M:-yor Collins to provide funds derived from Sec. IB, 
Ch. 7 J of the General Lrws, to begin imraediatt. ly to 
provide fffiTA car checks to those children of Frinary, 
Elementary, and Junior High grades who attend school 
outside their home districts under the Op en En rollment 
pol icy , where such attendance serves to relieve ana 
ultir::r:t>,ly eliminate, racial imbalance, in compliance 
with the Stctu law. The amount of such request is to 
be determined by the Superintendent after investigation 
of the n-umbers of such children and the cost of their 
transportation. " 

The Boston School Committee is in favor of relieving the pc rents 
of the financic'l burden of participation in Open Enrollment. Further, 
the Comi.iittee is in favor of providing student car checks for all 
prim, ry, el^.mentary, and junior high school pupils vjho attend schools 
other th;.n thoir ntighborhood school provided tnrt the funds to finance 
tliis program come from r sourct. other than the regular school depart- 
ment budget. Funds from the current operating;: budget could not be 
diverted to absorb costs of this progrijn without seriously impairing 
the quality and cuantitj?- of educational programs and services. 

In keeping with the Boston School Committee's desire to make 
the Open Enrollment Policy more effective during tnt 1966-6? school 
year, a weekly sert count was conducted during each of the first four 
weeks of school and once each month thereafter in all public schoclF;. 



(10) 



This information has received and will continue to receive the widest 
dissemination through all communications media availeble to the 
Boston Schools for the purpose of keeping the parents of the city 
fully aware of all existing seat vacancies in the schools. 

2. Operation Exodus 

If any one program can be considered a testimonial to the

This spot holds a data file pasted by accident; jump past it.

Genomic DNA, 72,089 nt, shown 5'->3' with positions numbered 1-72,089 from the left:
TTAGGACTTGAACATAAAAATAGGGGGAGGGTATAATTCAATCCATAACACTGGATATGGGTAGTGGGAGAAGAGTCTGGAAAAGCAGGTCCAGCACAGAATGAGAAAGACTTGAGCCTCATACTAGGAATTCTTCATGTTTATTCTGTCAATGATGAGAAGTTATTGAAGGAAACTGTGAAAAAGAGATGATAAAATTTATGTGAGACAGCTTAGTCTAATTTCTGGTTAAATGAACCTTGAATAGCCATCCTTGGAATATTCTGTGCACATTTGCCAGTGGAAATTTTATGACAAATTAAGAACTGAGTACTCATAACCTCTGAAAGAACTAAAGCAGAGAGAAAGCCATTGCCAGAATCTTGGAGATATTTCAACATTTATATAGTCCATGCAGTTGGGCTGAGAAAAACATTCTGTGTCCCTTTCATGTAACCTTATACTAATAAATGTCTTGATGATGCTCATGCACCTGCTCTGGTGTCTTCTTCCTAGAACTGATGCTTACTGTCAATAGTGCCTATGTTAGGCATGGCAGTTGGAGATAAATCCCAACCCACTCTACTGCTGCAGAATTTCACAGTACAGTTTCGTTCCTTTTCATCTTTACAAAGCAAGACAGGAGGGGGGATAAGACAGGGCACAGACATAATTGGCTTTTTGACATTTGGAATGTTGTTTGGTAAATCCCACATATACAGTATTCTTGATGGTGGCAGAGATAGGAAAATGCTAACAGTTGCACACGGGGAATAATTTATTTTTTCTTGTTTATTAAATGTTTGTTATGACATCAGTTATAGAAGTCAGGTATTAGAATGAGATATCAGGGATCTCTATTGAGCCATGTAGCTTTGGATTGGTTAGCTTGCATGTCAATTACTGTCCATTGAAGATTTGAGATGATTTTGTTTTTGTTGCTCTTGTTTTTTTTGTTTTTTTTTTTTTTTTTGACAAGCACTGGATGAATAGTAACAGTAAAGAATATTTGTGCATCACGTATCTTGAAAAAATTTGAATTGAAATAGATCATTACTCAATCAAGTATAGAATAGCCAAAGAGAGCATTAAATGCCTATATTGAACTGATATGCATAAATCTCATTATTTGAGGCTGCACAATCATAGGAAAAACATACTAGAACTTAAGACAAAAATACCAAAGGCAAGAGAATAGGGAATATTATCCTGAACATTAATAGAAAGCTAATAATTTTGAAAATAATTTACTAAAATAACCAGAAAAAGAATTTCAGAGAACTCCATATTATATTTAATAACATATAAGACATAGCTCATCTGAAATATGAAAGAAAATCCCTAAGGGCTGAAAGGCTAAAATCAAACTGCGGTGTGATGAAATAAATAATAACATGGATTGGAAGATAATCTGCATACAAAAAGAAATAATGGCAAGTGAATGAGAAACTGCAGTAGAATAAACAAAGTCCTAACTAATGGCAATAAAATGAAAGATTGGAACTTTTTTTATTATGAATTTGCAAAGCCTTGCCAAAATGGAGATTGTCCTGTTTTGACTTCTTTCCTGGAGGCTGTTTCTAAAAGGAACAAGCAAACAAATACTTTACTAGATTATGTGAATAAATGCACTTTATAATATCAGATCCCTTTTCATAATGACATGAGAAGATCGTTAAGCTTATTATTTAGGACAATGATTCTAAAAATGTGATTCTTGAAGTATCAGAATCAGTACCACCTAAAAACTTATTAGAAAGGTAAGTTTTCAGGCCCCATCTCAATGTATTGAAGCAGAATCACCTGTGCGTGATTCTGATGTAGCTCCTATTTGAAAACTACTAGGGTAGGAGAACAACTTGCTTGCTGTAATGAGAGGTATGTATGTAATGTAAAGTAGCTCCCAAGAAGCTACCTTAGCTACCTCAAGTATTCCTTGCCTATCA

effectiveness of Boston's Open Enrollment Policy, it is that program 
known as Operation Exodus. Exodus, privately initiated, operated, and 
financed through the extraordinary efforts of parents and interested 
citizens of Roxbury and North Dorchester, seeks to remove non-white 
children from racially imbalanced schools^ and relocate them in the 
predominantly white schools of outlying districts. During the present 
school year, Exodus has succeeded in so relocating more than 800 
boys and girls. Its smooth and effective operation is due in no 
small measure to the weekly count of vacant seats in the Boston 
Public Schools. 

3. Utilization of Open Enrollment Policy as of October 1, 1966 

The Open Enrollment Survey of October 1, 1966, showed the following 
numbers of children attending schools other than their neighborhood 
schools under the provisions of t.he Open Enrollment Policy: 

'lAJhitb xNon-iAfhite Total 
Junior High Schools 1,131 1,370 2,501 
Elementary Schools 2,545 2,900 5,445 

3,676 4,270 7,946 



(.n) 



A detailed breakdown of the distribution of participants in the 
Open Enrollment Policy in terms of white and non-white pupils, school 
level, and racial composition of the receiving school follows: 

^" Voluntary Enrollees in Four Junior High School s with 
Non -White Ma.jorities ~ 

^^ite Mo n- White Total 

^1 672 713 

^' Voluntary Enrollees in 1 3 Junior Hi ^h Schools with 
VJhite Majorities ~ 

^^ite Non-Wliite Total 
1.090 698 1,788 

c. Voluntary En rollees in Elementary School s with 
Non-VJhite Ma.jorities ~ 

White Non-Vifhite Total 
340 1,559 i^g99 

^- Voluntary Enrollees in Elementary Schools with 
li/hite Majorities ' 

Wiite Non-White Total 

2.205 1,341 3,546 

The figures shown under a and d present factually the utili- 
zation of the voluntary Open Enrollment Policy of the Boston Public 
Schools. An analysis and interpretation of this participation is